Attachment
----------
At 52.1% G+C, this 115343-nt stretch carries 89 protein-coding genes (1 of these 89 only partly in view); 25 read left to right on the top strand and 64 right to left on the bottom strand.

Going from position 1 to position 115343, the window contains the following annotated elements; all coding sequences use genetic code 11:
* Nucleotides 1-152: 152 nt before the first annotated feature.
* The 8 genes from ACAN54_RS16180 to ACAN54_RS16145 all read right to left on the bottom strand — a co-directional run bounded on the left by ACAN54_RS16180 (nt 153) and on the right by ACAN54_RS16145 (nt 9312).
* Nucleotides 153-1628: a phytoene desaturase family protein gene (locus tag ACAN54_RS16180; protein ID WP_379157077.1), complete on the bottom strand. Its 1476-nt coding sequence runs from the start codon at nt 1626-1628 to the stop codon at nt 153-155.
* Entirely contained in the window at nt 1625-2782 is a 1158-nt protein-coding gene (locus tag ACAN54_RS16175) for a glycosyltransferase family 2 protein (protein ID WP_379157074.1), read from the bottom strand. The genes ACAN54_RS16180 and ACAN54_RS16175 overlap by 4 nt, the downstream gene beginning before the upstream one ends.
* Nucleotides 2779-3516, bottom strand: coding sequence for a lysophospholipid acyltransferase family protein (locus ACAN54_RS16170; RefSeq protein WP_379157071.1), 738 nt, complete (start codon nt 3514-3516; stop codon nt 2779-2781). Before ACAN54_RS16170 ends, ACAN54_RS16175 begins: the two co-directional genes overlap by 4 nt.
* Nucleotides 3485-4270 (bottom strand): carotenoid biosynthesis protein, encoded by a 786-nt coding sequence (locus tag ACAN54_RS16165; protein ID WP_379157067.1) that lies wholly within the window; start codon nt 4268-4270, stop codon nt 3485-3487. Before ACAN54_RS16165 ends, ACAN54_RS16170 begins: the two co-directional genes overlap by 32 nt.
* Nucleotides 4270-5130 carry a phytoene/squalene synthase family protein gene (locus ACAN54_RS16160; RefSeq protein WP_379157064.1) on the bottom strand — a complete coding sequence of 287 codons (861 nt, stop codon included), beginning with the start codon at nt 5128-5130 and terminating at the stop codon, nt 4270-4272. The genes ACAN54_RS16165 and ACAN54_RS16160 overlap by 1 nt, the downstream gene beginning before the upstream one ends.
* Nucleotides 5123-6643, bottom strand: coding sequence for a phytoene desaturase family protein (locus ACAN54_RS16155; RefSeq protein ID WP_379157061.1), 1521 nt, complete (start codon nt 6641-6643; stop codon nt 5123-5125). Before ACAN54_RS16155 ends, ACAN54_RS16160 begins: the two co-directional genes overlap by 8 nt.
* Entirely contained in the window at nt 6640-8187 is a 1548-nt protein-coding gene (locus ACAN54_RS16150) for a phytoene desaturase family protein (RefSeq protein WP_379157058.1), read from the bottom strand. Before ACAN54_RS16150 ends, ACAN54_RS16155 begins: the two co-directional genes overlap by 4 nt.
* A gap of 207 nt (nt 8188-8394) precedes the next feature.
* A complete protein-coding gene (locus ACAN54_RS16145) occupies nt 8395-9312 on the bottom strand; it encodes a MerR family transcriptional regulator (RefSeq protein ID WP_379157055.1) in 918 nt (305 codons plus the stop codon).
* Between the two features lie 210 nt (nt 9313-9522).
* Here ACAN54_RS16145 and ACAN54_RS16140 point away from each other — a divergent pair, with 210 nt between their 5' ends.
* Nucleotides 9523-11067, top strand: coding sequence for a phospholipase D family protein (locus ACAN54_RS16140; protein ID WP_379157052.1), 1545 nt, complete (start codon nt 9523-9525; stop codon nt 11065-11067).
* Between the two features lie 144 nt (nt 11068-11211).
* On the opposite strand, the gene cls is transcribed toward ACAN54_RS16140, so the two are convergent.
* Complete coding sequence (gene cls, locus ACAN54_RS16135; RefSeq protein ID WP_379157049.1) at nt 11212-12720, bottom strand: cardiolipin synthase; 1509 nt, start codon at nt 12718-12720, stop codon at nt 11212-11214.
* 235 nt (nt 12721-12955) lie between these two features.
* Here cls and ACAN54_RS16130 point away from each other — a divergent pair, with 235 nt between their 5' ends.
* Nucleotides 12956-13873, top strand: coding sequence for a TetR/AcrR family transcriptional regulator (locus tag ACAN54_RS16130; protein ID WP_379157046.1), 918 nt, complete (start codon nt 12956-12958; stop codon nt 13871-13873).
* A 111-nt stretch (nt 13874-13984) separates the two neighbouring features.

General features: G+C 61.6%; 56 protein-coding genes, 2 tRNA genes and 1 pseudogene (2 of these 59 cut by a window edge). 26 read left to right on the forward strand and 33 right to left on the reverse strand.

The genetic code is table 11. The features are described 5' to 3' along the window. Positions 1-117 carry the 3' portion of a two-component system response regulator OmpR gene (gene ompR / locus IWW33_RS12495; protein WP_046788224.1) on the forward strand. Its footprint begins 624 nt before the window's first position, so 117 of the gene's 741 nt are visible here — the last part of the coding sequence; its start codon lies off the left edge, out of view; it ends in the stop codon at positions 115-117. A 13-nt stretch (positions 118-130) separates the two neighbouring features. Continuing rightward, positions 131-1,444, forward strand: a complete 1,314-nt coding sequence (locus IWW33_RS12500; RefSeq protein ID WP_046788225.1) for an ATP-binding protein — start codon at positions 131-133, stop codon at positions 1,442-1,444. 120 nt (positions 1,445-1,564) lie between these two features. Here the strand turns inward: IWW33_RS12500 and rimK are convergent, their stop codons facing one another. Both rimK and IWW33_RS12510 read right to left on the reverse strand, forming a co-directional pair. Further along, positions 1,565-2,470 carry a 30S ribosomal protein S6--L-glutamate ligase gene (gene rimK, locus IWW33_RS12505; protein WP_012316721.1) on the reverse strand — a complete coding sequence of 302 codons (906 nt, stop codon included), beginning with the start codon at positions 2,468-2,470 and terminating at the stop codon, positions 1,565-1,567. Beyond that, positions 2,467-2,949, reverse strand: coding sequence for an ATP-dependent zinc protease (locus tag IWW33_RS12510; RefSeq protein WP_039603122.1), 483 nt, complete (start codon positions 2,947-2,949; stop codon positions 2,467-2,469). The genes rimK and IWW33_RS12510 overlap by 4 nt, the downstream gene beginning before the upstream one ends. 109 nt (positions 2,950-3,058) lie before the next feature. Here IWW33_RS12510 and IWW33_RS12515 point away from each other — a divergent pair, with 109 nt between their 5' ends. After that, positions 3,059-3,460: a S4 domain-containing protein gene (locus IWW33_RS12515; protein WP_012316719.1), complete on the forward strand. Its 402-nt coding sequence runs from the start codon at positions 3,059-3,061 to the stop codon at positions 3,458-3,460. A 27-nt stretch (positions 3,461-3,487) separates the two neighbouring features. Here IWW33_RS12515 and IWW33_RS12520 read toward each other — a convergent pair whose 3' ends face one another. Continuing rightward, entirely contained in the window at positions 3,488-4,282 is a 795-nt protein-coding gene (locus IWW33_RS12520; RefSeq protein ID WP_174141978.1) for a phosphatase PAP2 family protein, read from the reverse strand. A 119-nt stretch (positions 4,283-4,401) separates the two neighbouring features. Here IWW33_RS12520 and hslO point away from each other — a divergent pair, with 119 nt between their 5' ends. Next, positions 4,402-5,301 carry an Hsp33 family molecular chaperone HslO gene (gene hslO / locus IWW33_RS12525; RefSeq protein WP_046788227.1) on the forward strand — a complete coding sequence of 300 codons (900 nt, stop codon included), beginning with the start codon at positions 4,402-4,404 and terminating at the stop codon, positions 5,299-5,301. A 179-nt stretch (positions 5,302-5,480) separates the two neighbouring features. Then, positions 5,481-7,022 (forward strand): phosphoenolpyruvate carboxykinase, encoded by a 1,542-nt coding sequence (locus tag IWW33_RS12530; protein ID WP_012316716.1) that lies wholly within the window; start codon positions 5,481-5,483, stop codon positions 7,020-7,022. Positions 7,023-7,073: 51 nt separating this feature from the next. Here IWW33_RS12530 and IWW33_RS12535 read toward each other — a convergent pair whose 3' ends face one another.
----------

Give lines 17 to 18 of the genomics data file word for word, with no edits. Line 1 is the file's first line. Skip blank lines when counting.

* Between the two features lie 144 nt (nt 11068-11211).
* On the opposite strand, the gene cls is transcribed toward ACAN54_RS16140, so the two are convergent.